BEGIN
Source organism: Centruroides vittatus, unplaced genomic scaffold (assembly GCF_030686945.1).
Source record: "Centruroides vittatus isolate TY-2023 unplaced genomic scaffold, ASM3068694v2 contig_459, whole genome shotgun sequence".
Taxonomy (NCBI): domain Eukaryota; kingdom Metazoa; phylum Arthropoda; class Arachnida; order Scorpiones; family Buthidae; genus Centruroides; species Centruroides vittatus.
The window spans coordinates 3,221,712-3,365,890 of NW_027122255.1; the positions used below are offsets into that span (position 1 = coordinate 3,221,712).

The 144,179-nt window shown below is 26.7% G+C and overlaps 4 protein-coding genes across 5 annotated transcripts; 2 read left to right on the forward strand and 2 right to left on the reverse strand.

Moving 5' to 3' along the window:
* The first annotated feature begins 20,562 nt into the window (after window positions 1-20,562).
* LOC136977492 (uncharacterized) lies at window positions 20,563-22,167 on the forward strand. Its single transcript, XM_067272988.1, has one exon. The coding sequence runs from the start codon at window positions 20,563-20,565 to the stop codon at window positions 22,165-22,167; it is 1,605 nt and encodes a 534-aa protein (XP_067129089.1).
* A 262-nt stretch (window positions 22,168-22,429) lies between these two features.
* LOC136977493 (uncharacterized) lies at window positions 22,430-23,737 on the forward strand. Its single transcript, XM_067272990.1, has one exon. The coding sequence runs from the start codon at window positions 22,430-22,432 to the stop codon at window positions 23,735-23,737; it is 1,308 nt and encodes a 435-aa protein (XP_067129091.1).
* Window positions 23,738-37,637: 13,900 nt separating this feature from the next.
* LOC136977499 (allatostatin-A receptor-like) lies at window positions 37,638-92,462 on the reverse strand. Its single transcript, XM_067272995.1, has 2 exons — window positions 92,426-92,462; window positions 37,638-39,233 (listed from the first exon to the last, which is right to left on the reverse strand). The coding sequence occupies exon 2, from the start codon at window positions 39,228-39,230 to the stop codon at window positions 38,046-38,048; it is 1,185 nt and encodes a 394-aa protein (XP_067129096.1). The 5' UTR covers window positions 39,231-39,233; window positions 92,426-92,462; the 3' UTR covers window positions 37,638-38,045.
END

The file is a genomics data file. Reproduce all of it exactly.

Source organism: Centruroides vittatus, unplaced genomic scaffold (assembly GCF_030686945.1).
Source record: "Centruroides vittatus isolate TY-2023 unplaced genomic scaffold, ASM3068694v2 contig_459, whole genome shotgun sequence".
Taxonomy (NCBI): domain Eukaryota; kingdom Metazoa; phylum Arthropoda; class Arachnida; order Scorpiones; family Buthidae; genus Centruroides; species Centruroides vittatus.
The window spans coordinates 3,221,712-3,365,890 of NW_027122255.1; the positions used below are offsets into that span (position 1 = coordinate 3,221,712).

The 144,179-nt window shown below is 26.7% G+C and overlaps 4 protein-coding genes across 5 annotated transcripts; 2 read left to right on the forward strand and 2 right to left on the reverse strand.

Moving 5' to 3' along the window:
* The first annotated feature begins 20,562 nt into the window (after window positions 1-20,562).
* LOC136977492 (uncharacterized) lies at window positions 20,563-22,167 on the forward strand. Its single transcript, XM_067272988.1, has one exon. The coding sequence runs from the start codon at window positions 20,563-20,565 to the stop codon at window positions 22,165-22,167; it is 1,605 nt and encodes a 534-aa protein (XP_067129089.1).
* A 262-nt stretch (window positions 22,168-22,429) lies between these two features.
* LOC136977493 (uncharacterized) lies at window positions 22,430-23,737 on the forward strand. Its single transcript, XM_067272990.1, has one exon. The coding sequence runs from the start codon at window positions 22,430-22,432 to the stop codon at window positions 23,735-23,737; it is 1,308 nt and encodes a 435-aa protein (XP_067129091.1).
* Window positions 23,738-37,637: 13,900 nt separating this feature from the next.
* LOC136977499 (allatostatin-A receptor-like) lies at window positions 37,638-92,462 on the reverse strand. Its single transcript, XM_067272995.1, has 2 exons — window positions 92,426-92,462; window positions 37,638-39,233 (listed from the first exon to the last, which is right to left on the reverse strand). The coding sequence occupies exon 2, from the start codon at window positions 39,228-39,230 to the stop codon at window positions 38,046-38,048; it is 1,185 nt and encodes a 394-aa protein (XP_067129096.1). The 5' UTR covers window positions 39,231-39,233; window positions 92,426-92,462; the 3' UTR covers window positions 37,638-38,045.